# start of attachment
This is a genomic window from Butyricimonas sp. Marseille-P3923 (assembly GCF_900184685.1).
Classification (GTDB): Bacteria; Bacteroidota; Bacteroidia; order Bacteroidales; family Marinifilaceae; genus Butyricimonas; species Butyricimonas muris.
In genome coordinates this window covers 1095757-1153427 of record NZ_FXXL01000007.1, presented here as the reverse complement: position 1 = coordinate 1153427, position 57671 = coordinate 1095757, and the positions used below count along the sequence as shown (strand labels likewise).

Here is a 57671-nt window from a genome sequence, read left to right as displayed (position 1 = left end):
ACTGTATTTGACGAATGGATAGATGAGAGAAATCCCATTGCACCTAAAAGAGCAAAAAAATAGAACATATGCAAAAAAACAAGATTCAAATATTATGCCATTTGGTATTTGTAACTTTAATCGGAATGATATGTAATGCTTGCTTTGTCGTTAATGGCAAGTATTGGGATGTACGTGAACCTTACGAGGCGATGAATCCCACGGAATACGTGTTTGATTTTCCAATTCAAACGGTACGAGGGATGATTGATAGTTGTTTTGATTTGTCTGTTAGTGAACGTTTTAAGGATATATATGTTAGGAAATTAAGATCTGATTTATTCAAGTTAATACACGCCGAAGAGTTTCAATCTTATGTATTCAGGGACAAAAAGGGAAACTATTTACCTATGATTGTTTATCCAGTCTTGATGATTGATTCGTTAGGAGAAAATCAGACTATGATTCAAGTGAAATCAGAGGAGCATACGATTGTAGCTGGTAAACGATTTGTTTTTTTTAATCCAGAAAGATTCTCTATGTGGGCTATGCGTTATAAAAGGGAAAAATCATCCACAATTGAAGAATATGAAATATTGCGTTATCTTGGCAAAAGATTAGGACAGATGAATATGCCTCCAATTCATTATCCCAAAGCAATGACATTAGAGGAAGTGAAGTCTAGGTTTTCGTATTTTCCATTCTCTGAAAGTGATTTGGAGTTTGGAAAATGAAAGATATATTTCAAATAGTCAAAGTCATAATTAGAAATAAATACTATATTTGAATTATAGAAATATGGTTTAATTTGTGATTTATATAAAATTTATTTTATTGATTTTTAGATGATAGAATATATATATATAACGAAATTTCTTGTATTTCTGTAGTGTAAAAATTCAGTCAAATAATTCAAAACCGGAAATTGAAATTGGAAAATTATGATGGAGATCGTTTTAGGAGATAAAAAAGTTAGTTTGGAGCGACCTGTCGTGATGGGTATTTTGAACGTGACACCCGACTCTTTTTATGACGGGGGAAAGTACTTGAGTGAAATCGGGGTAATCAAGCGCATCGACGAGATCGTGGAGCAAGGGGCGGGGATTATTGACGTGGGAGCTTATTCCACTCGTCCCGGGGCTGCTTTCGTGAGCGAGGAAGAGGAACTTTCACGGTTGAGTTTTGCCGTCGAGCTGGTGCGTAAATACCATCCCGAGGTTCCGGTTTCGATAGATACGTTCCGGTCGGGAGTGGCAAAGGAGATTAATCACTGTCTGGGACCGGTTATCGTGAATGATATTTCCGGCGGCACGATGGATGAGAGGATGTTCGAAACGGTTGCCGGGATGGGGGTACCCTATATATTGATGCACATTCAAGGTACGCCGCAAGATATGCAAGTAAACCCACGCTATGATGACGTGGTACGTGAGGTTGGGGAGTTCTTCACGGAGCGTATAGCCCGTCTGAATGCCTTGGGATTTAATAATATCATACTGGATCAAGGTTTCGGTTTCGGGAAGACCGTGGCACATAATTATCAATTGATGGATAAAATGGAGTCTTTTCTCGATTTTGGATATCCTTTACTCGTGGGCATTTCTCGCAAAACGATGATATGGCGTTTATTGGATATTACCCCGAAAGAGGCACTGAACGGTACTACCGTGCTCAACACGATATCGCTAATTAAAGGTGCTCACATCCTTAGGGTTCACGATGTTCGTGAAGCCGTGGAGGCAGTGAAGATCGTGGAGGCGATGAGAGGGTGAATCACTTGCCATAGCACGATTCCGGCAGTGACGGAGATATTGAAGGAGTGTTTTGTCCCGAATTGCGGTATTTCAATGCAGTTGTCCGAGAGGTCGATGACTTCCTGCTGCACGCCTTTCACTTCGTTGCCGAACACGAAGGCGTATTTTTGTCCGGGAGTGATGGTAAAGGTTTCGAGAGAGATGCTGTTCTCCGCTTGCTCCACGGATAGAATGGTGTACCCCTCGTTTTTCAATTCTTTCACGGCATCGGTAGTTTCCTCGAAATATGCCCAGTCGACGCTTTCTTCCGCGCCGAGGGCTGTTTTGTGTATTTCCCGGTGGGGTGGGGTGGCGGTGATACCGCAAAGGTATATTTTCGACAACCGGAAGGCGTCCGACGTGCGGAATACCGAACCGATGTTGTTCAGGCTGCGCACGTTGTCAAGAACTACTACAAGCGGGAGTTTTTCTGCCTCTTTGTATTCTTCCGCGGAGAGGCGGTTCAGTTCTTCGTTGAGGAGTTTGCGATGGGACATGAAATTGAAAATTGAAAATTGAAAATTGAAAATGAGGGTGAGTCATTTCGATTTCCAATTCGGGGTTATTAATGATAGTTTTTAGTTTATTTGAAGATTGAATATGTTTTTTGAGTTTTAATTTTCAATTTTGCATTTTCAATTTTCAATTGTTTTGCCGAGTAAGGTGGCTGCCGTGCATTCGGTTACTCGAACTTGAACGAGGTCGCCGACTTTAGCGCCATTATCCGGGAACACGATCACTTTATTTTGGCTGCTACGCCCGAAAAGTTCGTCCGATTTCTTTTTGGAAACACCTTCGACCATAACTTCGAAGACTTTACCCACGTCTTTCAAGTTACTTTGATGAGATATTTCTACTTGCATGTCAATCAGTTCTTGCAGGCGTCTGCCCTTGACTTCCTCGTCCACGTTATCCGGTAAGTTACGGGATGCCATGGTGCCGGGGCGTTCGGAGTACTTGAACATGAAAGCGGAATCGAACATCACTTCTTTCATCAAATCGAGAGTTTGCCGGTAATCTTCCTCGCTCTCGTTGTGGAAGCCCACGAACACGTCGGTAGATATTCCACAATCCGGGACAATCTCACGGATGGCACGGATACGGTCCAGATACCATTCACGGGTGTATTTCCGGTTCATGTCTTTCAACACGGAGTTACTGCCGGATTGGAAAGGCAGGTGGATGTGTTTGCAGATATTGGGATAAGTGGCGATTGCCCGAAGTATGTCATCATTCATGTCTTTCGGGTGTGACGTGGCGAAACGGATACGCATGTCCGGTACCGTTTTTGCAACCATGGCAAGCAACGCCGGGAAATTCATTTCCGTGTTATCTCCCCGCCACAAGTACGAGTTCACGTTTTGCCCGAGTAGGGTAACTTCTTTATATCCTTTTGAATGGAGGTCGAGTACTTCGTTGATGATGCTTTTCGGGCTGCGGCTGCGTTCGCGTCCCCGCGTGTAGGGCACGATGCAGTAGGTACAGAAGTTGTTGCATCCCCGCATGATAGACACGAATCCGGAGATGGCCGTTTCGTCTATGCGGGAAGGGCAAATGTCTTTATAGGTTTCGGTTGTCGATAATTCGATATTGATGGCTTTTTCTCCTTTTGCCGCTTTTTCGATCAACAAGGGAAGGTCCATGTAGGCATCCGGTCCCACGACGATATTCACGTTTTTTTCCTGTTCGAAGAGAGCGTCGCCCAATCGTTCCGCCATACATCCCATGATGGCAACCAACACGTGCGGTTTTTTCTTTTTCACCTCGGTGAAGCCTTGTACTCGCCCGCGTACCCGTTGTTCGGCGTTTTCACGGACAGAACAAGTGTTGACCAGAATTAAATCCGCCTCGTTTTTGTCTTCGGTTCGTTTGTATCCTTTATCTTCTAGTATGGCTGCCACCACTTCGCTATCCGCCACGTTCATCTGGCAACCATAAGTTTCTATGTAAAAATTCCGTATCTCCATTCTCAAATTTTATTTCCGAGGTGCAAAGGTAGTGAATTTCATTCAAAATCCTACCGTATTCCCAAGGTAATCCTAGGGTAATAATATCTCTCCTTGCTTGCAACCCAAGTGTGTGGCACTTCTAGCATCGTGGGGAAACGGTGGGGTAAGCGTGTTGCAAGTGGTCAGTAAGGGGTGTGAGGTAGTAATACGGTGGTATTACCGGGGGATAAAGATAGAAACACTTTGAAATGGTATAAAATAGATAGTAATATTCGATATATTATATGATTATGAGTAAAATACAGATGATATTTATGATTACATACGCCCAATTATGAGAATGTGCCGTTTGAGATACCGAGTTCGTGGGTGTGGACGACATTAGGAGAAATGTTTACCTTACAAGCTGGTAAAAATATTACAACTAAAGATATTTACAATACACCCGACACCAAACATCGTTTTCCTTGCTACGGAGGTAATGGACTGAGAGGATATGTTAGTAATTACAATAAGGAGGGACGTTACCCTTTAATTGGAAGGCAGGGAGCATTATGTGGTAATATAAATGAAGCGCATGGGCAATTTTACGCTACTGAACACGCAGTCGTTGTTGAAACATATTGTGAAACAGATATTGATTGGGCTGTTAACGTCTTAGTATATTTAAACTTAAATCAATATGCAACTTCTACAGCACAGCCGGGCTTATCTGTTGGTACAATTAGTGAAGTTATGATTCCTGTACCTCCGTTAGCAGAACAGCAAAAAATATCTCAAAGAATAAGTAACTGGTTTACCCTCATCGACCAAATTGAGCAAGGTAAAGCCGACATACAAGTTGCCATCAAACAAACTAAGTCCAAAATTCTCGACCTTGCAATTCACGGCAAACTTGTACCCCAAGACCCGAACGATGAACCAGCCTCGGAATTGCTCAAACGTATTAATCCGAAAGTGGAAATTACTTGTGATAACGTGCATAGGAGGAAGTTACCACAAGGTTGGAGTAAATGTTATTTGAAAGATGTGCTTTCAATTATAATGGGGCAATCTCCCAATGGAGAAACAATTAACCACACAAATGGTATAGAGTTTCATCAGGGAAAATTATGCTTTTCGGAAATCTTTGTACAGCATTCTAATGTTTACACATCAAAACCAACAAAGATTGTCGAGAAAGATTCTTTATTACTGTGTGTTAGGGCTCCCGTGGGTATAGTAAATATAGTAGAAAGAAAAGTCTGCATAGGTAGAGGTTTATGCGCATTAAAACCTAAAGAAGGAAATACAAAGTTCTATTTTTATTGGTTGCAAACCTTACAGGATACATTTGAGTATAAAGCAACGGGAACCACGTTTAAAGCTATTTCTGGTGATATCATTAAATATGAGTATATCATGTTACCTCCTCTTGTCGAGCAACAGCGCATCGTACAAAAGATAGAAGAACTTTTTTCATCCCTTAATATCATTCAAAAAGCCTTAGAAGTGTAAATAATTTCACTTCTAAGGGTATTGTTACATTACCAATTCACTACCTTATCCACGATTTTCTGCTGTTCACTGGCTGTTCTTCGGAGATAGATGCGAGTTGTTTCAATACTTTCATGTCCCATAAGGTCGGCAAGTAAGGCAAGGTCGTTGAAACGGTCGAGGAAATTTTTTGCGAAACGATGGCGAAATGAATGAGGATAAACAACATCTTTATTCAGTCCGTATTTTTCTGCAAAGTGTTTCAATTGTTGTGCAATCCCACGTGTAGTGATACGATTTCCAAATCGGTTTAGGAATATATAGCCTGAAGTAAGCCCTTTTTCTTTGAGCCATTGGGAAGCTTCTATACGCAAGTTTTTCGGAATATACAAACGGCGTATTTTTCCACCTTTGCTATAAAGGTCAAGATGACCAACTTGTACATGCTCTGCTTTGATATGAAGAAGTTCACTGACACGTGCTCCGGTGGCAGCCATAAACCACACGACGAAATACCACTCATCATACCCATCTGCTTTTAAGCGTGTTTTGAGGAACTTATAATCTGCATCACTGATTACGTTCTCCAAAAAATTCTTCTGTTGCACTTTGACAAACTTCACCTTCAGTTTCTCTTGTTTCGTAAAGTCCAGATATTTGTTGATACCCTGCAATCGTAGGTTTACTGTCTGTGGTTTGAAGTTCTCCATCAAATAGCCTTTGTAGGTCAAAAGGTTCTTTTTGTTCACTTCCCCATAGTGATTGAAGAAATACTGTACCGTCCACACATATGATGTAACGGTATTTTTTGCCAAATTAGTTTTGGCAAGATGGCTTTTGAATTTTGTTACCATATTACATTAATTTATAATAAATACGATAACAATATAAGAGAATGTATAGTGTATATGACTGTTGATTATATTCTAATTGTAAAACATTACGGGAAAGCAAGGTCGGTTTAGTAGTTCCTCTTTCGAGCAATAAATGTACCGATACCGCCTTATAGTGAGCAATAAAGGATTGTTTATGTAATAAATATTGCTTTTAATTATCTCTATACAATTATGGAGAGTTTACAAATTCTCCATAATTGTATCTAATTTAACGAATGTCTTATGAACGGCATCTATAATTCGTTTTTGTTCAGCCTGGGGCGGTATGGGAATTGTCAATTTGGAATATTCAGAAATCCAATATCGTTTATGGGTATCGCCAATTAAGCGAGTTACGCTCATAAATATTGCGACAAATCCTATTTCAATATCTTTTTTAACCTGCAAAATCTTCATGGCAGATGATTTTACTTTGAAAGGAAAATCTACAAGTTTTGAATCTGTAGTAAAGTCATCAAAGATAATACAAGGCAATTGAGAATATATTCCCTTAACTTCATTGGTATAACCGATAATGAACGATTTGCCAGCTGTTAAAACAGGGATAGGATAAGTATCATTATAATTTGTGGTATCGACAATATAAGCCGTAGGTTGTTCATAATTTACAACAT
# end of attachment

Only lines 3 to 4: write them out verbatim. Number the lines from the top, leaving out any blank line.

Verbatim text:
In genome coordinates this window covers 1095757-1153427 of record NZ_FXXL01000007.1, presented here as the reverse complement: position 1 = coordinate 1153427, position 57671 = coordinate 1095757, and the positions used below count along the sequence as shown (strand labels likewise).

Here is a 57671-nt window from a genome sequence, read left to right as displayed (position 1 = left end):